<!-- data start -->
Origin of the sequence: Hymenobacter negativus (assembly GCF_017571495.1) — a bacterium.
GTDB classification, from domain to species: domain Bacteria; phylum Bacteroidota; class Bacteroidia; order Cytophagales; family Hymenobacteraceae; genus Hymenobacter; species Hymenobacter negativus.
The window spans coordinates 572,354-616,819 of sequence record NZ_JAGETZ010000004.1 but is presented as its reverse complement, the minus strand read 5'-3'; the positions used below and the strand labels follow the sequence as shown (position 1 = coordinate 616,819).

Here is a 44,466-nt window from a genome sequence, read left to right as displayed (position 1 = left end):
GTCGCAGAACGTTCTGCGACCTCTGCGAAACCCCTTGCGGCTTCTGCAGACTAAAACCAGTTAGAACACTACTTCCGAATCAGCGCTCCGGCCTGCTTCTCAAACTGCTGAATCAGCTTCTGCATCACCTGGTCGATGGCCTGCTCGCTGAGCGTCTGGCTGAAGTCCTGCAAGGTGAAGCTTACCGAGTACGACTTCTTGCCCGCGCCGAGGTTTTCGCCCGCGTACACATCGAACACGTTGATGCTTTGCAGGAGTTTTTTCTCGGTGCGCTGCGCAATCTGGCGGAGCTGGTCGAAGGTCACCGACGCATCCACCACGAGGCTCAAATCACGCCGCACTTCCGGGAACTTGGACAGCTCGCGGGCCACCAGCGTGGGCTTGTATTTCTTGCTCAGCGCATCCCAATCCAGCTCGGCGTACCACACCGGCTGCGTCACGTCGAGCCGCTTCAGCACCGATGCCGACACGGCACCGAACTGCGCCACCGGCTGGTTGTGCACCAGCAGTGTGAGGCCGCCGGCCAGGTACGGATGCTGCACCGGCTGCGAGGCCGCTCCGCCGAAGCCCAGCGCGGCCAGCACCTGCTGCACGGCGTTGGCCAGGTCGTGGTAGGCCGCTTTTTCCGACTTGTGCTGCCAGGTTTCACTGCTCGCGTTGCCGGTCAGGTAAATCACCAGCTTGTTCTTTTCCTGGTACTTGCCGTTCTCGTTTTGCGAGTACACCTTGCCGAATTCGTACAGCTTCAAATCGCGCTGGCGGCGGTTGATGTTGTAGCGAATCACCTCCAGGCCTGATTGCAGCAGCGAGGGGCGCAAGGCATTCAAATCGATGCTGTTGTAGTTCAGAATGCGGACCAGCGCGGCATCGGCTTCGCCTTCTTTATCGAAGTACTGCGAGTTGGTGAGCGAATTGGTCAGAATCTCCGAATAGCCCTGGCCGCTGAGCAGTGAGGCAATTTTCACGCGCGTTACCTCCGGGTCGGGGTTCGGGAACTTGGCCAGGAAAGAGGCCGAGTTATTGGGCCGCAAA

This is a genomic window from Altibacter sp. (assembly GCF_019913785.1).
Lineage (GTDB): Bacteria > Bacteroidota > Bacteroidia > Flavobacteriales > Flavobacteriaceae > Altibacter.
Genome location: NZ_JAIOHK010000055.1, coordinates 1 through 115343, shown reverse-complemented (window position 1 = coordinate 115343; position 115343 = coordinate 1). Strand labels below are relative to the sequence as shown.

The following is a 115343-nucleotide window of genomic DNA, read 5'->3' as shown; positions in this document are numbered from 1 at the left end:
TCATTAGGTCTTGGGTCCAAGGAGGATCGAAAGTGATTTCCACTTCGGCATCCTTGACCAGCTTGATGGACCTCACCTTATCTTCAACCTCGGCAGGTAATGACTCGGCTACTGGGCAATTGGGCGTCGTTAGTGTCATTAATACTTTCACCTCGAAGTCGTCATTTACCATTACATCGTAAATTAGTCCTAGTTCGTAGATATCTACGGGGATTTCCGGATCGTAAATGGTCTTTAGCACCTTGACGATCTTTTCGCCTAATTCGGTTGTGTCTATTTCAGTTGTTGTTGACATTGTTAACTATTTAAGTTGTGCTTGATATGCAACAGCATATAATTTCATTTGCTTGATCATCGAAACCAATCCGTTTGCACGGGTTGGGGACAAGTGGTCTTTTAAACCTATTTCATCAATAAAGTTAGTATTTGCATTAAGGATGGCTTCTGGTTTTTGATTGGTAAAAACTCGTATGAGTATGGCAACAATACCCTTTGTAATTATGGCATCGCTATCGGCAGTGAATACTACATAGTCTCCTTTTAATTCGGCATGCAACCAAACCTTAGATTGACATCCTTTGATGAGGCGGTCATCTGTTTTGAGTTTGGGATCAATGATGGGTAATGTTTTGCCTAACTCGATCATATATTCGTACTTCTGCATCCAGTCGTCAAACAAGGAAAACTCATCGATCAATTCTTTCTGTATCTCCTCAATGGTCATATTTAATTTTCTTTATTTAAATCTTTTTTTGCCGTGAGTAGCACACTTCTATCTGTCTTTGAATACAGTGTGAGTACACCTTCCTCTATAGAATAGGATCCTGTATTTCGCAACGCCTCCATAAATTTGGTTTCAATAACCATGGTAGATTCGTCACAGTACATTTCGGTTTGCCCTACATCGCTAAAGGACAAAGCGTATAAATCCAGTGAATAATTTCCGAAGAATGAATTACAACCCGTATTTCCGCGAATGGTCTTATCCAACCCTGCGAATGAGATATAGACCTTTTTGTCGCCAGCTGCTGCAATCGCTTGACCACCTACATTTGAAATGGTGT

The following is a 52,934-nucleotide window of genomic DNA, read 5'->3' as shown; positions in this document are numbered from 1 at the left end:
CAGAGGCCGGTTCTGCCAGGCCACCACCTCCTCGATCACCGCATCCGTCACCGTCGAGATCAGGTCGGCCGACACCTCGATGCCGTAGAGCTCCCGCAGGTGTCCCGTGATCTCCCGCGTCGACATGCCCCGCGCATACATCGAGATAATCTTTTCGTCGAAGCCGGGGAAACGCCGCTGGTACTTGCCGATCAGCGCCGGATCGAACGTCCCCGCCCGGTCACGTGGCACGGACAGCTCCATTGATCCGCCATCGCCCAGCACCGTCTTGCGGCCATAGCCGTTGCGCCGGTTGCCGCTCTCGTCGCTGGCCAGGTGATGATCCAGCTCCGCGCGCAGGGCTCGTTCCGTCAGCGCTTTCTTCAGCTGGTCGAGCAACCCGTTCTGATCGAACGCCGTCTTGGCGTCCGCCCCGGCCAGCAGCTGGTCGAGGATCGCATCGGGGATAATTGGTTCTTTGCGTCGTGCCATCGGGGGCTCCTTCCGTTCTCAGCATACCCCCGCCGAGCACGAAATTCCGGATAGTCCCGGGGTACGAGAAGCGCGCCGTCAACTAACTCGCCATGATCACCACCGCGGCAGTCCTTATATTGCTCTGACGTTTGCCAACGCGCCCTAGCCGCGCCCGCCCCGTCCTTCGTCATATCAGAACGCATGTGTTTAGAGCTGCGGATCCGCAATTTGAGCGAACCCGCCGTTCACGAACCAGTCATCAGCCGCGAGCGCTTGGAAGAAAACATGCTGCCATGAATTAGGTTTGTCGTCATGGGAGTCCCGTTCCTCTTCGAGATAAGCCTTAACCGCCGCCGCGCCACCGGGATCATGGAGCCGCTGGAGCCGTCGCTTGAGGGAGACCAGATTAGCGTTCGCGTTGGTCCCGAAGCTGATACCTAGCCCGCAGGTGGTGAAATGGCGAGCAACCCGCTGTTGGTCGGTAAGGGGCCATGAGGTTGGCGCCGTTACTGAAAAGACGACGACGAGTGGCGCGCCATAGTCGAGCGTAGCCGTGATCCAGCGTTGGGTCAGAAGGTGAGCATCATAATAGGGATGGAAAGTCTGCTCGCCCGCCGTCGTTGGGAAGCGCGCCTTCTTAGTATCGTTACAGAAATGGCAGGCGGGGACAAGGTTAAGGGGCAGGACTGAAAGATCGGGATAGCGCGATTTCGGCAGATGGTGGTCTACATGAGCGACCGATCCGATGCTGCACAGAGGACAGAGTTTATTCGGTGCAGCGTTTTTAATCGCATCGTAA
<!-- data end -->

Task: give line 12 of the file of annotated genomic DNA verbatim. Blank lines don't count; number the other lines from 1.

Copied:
CAGAGGCCGGTTCTGCCAGGCCACCACCTCCTCGATCACCGCATCCGTCACCGTCGAGATCAGGTCGGCCGACACCTCGATGCCGTAGAGCTCCCGCAGGTGTCCCGTGATCTCCCGCGTCGACATGCCCCGCGCATACATCGAGATAATCTTTTCGTCGAAGCCGGGGAAACGCCGCTGGTACTTGCCGATCAGCGCCGGATCGAACGTCCCCGCCCGGTCACGTGGCACGGACAGCTCCATTGATCCGCCATCGCCCAGCACCGTCTTGCGGCCATAGCCGTTGCGCCGGTTGCCGCTCTCGTCGCTGGCCAGGTGATGATCCAGCTCCGCGCGCAGGGCTCGTTCCGTCAGCGCTTTCTTCAGCTGGTCGAGCAACCCGTTCTGATCGAACGCCGTCTTGGCGTCCGCCCCGGCCAGCAGCTGGTCGAGGATCGCATCGGGGATAATTGGTTCTTTGCGTCGTGCCATCGGGGGCTCCTTCCGTTCTCAGCATACCCCCGCCGAGCACGAAATTCCGGATAGTCCCGGGGTACGAGAAGCGCGCCGTCAACTAACTCGCCATGATCACCACCGCGGCAGTCCTTATATTGCTCTGACGTTTGCCAACGCGCCCTAGCCGCGCCCGCCCCGTCCTTCGTCATATCAGAACGCATGTGTTTAGAGCTGCGGATCCGCAATTTGAGCGAACCCGCCGTTCACGAACCAGTCATCAGCCGCGAGCGCTTGGAAGAAAACATGCTGCCATGAATTAGGTTTGTCGTCATGGGAGTCCCGTTCCTCTTCGAGATAAGCCTTAACCGCCGCCGCGCCACCGGGATCATGGAGCCGCTGGAGCCGTCGCTTGAGGGAGACCAGATTAGCGTTCGCGTTGGTCCCGAAGCTGATACCTAGCCCGCAGGTGGTGAAATGGCGAGCAACCCGCTGTTGGTCGGTAAGGGGCCATGAGGTTGGCGCCGTTACTGAAAAGACGACGACGAGTGGCGCGCCATAGTCGAGCGTAGCCGTGATCCAGCGTTGGGTCAGAAGGTGAGCATCATAATAGGGATGGAAAGTCTGCTCGCCCGCCGTCGTTGGGAAGCGCGCCTTCTTAGTATCGTTACAGAAATGGCAGGCGGGGACAAGGTTAAGGGGCAGGACTGAAAGATCGGGATAGCGCGATTTCGGCAGATGGTGGTCTACATGAGCGACCGATCCGATGCTGCACAGAGGACAGAGTTTATTCGGTGCAGCGTTTTTAATCGCATCGTAA